Iran hails EU countries’ decision to not criticize it at IAEA over nuclear deal

Iran welcomed a decision by European countries not to submit a resolution criticizing Tehran at a meeting of the UN’s International Atomic Energy Agency.

Britain, France and Germany had planned to introduce a resolution at the International Atomic Energy Agency (IAEA) board of governors meeting this week criticizing Iran for limiting the agency’s inspections and to explain breaches of the 2015 nuclear deal.

“Eventually, rationality prevailed in the board of governors of the IAEA… as a result of extensive diplomatic efforts, the process of issuing an anti-Iran resolution to the Governing Council was halted,” state news agency IRNA cited Iran’s envoy Kazem Gharibabadi as saying.

Iran’s Foreign Ministry Spokesman Saeed Khatibzadeh said: “The new decision would save the road to diplomacy, already opened by Iran and the IAEA, and would pave the way for all JCPOA parties to honor their commitments in full.”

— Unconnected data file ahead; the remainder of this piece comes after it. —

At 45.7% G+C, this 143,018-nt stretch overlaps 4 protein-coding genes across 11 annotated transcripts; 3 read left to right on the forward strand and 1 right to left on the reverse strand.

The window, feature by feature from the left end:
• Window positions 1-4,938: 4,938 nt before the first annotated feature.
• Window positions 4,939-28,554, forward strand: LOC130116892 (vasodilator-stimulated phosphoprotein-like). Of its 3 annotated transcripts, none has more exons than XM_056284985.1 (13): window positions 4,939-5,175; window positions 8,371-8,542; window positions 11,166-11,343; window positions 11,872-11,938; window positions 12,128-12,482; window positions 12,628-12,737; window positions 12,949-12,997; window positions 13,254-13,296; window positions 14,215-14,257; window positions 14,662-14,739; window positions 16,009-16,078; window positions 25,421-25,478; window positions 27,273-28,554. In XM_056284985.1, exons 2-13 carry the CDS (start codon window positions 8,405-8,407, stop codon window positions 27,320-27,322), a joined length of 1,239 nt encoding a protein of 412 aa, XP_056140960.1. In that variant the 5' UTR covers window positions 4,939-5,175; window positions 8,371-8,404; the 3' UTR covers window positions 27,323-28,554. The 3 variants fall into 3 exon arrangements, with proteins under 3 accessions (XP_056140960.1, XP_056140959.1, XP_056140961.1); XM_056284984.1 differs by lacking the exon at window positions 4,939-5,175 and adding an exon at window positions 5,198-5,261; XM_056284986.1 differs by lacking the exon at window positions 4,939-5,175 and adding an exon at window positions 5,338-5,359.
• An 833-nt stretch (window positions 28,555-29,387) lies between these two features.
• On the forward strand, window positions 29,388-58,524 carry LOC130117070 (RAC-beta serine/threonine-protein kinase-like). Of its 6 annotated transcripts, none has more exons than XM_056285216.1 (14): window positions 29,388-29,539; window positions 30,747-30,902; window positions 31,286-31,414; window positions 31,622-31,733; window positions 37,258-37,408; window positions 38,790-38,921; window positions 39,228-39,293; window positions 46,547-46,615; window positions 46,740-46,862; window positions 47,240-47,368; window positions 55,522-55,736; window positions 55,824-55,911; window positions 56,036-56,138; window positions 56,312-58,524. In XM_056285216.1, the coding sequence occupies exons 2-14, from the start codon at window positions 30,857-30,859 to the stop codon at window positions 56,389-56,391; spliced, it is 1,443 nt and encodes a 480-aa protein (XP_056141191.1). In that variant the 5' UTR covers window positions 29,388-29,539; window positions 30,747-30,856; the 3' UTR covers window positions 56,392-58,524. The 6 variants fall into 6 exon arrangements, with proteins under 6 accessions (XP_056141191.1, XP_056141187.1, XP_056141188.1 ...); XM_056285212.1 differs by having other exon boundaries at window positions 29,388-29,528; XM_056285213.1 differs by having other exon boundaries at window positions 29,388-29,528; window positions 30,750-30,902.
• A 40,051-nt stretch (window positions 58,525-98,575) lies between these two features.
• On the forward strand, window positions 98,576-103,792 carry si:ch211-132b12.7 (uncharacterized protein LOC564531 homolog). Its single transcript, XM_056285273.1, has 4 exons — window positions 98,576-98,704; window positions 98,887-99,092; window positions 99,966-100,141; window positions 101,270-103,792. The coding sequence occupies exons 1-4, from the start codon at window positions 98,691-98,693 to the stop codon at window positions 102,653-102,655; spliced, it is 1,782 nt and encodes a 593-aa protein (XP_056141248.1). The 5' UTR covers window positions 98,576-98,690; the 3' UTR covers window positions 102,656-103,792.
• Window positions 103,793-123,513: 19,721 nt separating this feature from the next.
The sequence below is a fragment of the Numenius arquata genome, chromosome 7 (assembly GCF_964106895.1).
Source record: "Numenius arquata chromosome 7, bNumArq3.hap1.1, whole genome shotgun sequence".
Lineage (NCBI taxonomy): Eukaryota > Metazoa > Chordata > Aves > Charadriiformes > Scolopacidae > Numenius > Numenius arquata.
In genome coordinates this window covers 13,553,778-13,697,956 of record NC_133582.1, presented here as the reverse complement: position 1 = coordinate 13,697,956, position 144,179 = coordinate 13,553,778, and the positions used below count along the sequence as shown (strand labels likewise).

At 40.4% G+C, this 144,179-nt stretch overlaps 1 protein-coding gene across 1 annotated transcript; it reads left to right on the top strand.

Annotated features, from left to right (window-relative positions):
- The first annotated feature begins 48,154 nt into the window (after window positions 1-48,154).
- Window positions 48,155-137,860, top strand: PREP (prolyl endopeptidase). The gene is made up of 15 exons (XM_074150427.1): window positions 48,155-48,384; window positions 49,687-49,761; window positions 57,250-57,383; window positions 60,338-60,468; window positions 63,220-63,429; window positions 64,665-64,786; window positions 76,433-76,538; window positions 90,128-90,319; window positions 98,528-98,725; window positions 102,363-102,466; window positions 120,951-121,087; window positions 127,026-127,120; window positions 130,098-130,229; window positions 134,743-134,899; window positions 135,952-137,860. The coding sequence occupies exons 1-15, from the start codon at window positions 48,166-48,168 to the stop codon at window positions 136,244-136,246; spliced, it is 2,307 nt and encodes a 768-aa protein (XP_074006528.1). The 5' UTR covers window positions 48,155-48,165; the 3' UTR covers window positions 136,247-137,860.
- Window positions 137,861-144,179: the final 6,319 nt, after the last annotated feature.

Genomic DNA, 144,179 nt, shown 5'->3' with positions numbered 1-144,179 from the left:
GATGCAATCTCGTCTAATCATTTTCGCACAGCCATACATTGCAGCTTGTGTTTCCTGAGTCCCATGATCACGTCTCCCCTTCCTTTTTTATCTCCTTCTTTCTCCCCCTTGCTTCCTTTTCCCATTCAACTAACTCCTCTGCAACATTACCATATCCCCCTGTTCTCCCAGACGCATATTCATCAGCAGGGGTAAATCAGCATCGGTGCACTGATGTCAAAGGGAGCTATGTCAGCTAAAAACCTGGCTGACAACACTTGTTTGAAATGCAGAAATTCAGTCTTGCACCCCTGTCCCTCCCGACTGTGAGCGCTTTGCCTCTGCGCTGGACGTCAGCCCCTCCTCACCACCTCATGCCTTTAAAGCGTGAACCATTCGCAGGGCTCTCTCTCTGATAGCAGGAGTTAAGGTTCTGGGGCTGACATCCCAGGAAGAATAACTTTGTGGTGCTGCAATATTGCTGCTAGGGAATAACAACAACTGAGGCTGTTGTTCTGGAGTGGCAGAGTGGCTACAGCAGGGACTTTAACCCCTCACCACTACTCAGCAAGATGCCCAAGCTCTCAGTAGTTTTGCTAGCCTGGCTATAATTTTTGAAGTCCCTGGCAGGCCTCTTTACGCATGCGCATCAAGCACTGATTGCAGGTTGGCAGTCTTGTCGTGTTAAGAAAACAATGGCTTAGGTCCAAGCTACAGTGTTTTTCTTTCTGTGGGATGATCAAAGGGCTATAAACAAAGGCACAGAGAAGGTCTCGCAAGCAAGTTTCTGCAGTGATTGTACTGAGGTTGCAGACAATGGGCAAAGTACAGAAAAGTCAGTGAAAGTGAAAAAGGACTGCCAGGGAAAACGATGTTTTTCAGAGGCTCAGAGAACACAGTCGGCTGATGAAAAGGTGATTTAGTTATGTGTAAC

The nuclear deal, known formally as the Joint Comprehensive Plan of Action, has been unravelling since former US president Donald Trump pulled the United States out of the agreement in 2018.

President Joe Biden’s administration has signaled to Iran its willingness to return to talks to revive the nuclear deal. He reversed Trump’s determination that all UN sanctions against Iran had been restored. And the State Department eased stringent restrictions on the domestic travel of Iranian diplomats in New York.

Yet, Tehran demanded that all Trump-era sanctions on Iran be lifted before taking any real action to return to the deal.

IAEA Director General Rafael Grossi said Thursday Iran has accepted holding a series of meetings with the UN nuclear watchdog in order to “clarify a number of outstanding issues.”

“We are going to be starting this process… with a technical meeting which will take place in Iran at the beginning of April, which I hope will be followed by other technical or political meetings,” Grossi told reporters at a press conference.

The new process will be aimed at clarifying queries the IAEA has raised about the possible previous presence of nuclear material at undeclared sites.

A French diplomatic source told Reuters on Thursday Tehran has given encouraging signs in recent days about opening informal talks.

“Things are moving in the right direction and we have had positive signals this week and especially in last few days,” the source told reporters. “We are seeing movements we weren’t seeing last weekend,” he said.

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